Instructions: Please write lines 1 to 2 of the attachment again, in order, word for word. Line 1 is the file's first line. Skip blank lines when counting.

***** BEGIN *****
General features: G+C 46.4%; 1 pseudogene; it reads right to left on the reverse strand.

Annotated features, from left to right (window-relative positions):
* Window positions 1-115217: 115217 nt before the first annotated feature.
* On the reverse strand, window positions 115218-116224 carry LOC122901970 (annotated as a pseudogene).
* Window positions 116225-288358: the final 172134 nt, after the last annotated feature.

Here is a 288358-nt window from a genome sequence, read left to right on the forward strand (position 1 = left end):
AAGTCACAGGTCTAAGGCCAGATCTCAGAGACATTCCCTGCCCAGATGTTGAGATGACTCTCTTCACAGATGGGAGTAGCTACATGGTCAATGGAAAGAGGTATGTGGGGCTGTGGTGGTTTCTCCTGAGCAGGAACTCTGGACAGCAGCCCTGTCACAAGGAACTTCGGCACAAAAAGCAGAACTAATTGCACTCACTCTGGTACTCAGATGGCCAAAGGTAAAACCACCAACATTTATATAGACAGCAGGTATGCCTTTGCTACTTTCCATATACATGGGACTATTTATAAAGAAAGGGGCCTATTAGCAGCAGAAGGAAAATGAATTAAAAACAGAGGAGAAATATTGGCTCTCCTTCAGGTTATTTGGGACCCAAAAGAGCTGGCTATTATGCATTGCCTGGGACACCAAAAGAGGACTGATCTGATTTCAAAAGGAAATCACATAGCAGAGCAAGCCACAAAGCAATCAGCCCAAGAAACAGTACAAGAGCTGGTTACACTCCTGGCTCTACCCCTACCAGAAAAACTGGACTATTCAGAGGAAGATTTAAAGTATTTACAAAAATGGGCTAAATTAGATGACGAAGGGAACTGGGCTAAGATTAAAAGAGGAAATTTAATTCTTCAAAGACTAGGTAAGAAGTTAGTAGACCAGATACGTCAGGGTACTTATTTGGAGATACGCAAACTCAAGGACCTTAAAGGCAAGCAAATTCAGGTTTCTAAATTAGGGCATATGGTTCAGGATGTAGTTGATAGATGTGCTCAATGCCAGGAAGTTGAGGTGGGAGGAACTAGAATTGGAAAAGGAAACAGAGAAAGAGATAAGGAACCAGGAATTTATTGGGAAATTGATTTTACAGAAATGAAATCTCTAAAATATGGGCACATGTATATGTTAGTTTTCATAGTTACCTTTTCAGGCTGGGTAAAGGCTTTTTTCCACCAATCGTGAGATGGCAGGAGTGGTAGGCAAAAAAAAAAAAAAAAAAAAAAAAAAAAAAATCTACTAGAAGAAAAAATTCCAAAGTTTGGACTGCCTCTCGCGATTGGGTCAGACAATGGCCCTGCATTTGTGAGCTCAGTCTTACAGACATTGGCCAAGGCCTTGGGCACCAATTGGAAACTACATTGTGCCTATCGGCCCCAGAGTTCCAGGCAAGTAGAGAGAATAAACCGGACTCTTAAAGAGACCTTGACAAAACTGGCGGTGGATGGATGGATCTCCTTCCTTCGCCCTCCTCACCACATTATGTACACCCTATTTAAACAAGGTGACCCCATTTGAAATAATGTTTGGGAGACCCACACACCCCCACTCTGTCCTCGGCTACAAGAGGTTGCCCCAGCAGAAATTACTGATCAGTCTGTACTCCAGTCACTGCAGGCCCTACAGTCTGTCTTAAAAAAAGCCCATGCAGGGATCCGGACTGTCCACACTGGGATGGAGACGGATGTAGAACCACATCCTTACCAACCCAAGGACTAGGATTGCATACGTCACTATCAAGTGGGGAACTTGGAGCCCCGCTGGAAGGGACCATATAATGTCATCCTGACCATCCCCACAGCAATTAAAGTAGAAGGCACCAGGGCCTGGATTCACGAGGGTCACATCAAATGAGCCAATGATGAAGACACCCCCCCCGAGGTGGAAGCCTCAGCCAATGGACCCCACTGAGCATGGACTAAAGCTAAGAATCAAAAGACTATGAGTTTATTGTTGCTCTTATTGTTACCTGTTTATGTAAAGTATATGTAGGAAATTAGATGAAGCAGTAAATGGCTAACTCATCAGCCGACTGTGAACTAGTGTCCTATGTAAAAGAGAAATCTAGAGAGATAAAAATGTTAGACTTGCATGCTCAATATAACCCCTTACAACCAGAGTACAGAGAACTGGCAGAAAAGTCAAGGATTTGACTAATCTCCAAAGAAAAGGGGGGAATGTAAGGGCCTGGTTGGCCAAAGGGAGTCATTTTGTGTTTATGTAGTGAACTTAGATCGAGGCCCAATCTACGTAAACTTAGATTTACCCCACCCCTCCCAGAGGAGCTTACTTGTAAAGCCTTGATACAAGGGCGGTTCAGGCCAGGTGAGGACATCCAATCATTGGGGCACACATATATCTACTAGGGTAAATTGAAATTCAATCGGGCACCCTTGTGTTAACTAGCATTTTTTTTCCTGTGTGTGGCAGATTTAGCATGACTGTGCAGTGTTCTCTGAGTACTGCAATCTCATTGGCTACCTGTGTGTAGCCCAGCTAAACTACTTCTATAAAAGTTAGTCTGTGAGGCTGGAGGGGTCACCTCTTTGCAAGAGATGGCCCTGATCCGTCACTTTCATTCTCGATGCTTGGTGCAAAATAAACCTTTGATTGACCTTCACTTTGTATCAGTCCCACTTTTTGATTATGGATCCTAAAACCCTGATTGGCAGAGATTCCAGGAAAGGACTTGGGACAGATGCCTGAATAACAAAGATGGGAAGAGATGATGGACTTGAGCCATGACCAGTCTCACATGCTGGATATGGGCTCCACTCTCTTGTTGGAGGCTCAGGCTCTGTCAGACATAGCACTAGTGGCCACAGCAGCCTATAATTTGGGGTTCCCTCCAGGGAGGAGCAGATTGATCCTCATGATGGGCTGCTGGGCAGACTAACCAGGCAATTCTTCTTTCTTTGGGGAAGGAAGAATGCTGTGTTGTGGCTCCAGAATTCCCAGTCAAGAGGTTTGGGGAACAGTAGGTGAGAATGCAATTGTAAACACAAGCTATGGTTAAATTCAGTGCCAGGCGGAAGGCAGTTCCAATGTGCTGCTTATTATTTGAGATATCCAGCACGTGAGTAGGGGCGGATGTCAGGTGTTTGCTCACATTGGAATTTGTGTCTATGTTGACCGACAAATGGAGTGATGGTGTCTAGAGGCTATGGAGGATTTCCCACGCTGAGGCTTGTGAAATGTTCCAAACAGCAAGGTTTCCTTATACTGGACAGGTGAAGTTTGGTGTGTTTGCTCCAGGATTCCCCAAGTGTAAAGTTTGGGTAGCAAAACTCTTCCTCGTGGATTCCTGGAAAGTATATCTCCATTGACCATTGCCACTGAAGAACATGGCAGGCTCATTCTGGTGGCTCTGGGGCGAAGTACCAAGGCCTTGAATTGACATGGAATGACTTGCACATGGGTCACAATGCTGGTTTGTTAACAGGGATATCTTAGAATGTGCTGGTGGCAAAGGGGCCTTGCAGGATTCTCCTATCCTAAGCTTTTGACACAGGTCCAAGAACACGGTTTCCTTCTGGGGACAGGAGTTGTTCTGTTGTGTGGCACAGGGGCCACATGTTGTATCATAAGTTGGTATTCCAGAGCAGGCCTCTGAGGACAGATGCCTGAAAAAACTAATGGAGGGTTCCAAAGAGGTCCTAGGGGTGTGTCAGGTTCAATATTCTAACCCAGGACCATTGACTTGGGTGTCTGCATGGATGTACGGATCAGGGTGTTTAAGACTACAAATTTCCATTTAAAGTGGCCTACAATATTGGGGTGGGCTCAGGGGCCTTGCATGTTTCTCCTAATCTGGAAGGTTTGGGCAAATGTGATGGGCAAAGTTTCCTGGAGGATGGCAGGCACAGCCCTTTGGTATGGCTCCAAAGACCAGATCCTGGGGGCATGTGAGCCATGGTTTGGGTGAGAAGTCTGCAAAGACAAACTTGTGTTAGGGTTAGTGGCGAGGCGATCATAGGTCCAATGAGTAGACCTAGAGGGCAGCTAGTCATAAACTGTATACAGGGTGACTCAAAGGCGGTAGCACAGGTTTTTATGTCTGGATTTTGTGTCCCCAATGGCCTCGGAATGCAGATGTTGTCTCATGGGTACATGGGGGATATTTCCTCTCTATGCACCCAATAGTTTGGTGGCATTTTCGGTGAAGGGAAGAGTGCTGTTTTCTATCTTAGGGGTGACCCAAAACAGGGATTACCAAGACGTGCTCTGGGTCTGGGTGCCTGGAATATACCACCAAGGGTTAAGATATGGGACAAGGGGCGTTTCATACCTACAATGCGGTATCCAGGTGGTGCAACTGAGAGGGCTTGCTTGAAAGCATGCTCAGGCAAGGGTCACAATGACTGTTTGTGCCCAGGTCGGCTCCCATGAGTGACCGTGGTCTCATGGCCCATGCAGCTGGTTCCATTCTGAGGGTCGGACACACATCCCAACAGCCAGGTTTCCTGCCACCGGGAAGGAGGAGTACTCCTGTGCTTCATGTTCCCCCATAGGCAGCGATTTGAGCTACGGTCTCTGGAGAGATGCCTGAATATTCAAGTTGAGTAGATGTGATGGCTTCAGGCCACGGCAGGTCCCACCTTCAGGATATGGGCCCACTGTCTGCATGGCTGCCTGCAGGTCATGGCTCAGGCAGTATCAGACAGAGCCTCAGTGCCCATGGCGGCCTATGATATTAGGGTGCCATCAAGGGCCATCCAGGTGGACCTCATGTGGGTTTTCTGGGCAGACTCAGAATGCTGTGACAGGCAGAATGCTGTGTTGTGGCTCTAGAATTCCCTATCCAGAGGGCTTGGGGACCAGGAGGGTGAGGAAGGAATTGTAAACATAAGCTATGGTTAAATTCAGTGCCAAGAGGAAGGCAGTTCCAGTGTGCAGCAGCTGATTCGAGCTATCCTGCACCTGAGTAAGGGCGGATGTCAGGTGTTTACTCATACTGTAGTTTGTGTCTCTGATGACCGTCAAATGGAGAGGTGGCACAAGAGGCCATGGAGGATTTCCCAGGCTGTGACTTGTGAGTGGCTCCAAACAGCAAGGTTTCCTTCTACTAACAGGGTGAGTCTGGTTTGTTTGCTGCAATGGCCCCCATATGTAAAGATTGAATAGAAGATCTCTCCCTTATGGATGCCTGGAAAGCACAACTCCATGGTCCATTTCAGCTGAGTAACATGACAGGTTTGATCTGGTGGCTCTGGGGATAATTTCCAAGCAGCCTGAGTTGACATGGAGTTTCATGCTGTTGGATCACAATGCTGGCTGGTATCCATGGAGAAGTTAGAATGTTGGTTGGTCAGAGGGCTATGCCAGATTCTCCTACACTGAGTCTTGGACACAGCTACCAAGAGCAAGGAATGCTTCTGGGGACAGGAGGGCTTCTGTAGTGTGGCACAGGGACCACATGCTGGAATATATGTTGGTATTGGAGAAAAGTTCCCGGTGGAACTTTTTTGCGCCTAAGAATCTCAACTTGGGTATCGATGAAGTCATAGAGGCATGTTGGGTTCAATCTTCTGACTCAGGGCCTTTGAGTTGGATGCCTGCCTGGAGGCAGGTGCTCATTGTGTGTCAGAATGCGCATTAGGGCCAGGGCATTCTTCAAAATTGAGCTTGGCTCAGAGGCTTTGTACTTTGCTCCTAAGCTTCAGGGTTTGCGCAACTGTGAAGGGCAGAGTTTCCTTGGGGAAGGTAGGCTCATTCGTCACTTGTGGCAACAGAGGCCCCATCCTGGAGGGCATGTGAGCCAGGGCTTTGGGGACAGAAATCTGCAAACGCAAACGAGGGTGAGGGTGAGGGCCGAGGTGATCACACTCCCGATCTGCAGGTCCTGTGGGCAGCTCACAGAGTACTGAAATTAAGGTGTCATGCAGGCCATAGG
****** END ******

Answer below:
General features: G+C 46.4%; 1 pseudogene; it reads right to left on the reverse strand.

Annotated features, from left to right (window-relative positions):